On the surface, there's nothing about The Twilight Sad that's breaking new ground. They mix super-soaring guitar lines with pummeling rhythm sections and some Scottish-accent (Glasgow, ya'll) drenched vocals in the foreground that tell stories of woe with track titles that play out like chapters in some imaginary story where the protagonist is dreaming of better things to come. Five songs stretch out to just over twenty-five minutes, yet feel like a bit more than that (in a good way), as the young group creates some of the most majestic moments I've heard on a release in some time.
"But When She Left, Gone Was The Glow" opens their debut release and builds the tension nicely, with wheezy accordion, filtered percussion and subdued vocals giving way to some massive drums and spiraling guitar tones that absolutely blister. "That Summer, At Home I Had Become The Invisible Boy" continues things with pounding drums, some more accordion and anthematic guitars that sway back and forth until a huge middle section that again finds the group unloading with everything they've got. Lyrically, they manages to convey a sense of youthful misdirection and melancholy that works with their sound.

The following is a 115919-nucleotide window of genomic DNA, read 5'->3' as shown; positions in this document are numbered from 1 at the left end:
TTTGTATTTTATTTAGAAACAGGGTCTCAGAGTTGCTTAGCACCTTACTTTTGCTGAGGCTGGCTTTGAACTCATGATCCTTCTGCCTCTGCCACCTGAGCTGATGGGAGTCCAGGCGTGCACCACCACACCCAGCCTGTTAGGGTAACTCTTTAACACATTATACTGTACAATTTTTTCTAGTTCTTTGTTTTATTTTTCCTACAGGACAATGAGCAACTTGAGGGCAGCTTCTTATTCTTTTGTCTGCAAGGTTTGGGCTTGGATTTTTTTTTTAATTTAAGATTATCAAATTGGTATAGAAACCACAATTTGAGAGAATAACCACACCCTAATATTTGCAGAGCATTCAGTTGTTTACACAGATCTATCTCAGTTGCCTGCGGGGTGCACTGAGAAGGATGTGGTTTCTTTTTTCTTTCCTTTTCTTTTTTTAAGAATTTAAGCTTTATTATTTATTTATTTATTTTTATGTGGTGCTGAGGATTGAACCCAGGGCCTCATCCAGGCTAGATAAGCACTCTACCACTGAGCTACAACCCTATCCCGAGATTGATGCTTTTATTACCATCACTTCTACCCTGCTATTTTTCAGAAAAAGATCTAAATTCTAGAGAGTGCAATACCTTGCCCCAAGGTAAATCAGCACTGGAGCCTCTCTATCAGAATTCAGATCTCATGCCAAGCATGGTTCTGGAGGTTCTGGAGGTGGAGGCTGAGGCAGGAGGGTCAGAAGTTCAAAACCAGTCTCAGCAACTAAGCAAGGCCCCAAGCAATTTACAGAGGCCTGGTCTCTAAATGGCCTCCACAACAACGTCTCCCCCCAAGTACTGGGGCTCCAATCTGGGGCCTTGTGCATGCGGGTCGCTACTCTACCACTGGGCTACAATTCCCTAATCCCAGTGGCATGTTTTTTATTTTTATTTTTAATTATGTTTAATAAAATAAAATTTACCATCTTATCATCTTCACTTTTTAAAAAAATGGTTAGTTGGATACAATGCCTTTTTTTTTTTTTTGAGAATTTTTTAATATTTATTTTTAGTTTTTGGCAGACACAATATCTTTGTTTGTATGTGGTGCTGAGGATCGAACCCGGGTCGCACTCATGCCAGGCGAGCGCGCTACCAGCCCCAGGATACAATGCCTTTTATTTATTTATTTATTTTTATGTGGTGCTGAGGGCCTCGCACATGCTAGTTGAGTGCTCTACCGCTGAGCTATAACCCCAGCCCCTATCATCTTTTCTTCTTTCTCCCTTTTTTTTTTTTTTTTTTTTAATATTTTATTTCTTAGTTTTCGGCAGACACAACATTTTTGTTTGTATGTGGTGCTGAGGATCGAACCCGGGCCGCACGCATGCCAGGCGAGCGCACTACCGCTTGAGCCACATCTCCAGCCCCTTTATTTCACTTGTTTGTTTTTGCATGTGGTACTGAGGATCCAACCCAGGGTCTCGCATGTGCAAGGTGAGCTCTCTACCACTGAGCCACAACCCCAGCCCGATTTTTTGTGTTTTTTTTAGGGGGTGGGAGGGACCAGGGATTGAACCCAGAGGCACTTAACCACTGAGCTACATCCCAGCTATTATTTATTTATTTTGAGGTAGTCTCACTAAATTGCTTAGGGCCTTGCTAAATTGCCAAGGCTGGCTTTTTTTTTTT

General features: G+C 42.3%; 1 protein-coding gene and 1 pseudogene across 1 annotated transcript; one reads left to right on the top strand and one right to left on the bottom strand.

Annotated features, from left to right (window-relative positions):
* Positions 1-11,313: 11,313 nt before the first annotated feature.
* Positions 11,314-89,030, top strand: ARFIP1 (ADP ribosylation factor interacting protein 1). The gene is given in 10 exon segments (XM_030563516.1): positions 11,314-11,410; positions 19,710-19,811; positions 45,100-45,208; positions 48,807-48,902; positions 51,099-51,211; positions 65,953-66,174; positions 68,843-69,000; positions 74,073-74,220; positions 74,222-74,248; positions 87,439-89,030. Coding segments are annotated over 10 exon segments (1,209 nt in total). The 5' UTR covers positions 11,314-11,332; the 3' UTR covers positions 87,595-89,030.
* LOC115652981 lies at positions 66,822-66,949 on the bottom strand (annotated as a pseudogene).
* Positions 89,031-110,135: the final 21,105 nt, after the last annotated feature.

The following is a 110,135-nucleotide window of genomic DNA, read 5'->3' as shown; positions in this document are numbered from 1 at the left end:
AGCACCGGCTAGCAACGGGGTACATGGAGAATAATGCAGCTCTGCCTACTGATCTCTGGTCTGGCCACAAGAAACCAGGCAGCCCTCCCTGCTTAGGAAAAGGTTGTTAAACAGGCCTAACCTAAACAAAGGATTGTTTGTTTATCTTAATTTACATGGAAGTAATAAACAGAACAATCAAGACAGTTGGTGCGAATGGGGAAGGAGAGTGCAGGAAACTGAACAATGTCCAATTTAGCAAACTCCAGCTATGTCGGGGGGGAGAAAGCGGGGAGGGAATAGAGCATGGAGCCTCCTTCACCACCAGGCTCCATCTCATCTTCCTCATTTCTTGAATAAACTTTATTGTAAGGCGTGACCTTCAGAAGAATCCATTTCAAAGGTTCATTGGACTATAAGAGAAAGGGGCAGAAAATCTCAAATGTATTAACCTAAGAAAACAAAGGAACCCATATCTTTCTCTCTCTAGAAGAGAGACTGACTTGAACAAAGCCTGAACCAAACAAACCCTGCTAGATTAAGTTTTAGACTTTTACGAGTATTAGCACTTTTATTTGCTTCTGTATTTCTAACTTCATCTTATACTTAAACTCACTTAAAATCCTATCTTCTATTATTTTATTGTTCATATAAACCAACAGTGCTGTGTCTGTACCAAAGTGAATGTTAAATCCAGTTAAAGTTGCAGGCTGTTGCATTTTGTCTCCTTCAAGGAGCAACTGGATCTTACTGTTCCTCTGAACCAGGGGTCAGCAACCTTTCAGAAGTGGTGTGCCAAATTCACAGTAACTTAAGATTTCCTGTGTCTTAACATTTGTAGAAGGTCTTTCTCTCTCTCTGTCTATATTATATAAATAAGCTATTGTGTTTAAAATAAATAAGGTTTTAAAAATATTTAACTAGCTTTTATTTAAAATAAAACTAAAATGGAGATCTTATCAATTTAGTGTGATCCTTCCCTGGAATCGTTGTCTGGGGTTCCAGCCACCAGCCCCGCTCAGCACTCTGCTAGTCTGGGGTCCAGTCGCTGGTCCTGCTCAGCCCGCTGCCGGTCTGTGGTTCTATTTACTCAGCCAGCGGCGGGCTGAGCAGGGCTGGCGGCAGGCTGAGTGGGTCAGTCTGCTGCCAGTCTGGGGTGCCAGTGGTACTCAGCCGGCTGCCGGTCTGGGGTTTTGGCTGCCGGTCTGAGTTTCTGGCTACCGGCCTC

"Last Year's Rain Didn't Fall Quite So Hard" arrives halfway through the EP and provides a short bit of breathing room before the group heads right back into an even more thunderous closing. With the final two tracks being the longest ones on the release, they take their time even more with building their huge walls of sound. "And She Would Darken The Memory" is particularly successful, starting out sounding like a melancholy Walkmen track before piling and piling on more layers on the way to a huge blowout ending. Recorded by Max Richter (who is more known for his modern classical work), this debut EP sounds equal parts epic and rough at the same time. While they're technically not doing anything that hasn't been done before, they've created some outstanding songs on the disc and I officially can't wait to hear what they do next.